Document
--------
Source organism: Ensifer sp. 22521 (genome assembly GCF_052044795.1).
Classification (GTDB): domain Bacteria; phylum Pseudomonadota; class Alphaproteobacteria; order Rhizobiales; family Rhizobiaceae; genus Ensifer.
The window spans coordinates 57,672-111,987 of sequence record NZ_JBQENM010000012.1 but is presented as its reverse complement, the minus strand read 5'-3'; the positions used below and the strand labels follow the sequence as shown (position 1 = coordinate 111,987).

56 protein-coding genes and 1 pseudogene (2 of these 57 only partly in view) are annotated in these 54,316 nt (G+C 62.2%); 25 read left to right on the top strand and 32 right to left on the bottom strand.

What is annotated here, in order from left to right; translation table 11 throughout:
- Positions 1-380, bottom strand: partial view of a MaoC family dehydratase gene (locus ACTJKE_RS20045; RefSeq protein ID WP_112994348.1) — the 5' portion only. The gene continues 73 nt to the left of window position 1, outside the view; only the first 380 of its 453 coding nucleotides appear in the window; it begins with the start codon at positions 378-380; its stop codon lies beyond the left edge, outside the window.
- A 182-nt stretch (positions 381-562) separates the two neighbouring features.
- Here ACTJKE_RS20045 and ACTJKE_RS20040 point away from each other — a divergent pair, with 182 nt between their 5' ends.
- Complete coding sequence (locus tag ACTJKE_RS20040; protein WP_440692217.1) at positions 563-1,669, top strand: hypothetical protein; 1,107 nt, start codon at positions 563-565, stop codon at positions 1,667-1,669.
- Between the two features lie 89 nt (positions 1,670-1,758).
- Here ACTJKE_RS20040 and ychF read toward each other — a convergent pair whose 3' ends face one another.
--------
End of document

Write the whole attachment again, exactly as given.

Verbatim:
Source organism: Ensifer sp. 22521 (genome assembly GCF_052044795.1).
Classification (GTDB): domain Bacteria; phylum Pseudomonadota; class Alphaproteobacteria; order Rhizobiales; family Rhizobiaceae; genus Ensifer.
The window spans coordinates 57,672-111,987 of sequence record NZ_JBQENM010000012.1 but is presented as its reverse complement, the minus strand read 5'-3'; the positions used below and the strand labels follow the sequence as shown (position 1 = coordinate 111,987).

56 protein-coding genes and 1 pseudogene (2 of these 57 only partly in view) are annotated in these 54,316 nt (G+C 62.2%); 25 read left to right on the top strand and 32 right to left on the bottom strand.

What is annotated here, in order from left to right; translation table 11 throughout:
- Positions 1-380, bottom strand: partial view of a MaoC family dehydratase gene (locus ACTJKE_RS20045; RefSeq protein ID WP_112994348.1) — the 5' portion only. The gene continues 73 nt to the left of window position 1, outside the view; only the first 380 of its 453 coding nucleotides appear in the window; it begins with the start codon at positions 378-380; its stop codon lies beyond the left edge, outside the window.
- A 182-nt stretch (positions 381-562) separates the two neighbouring features.
- Here ACTJKE_RS20045 and ACTJKE_RS20040 point away from each other — a divergent pair, with 182 nt between their 5' ends.
- Complete coding sequence (locus tag ACTJKE_RS20040; protein WP_440692217.1) at positions 563-1,669, top strand: hypothetical protein; 1,107 nt, start codon at positions 563-565, stop codon at positions 1,667-1,669.
- Between the two features lie 89 nt (positions 1,670-1,758).
- Here ACTJKE_RS20040 and ychF read toward each other — a convergent pair whose 3' ends face one another.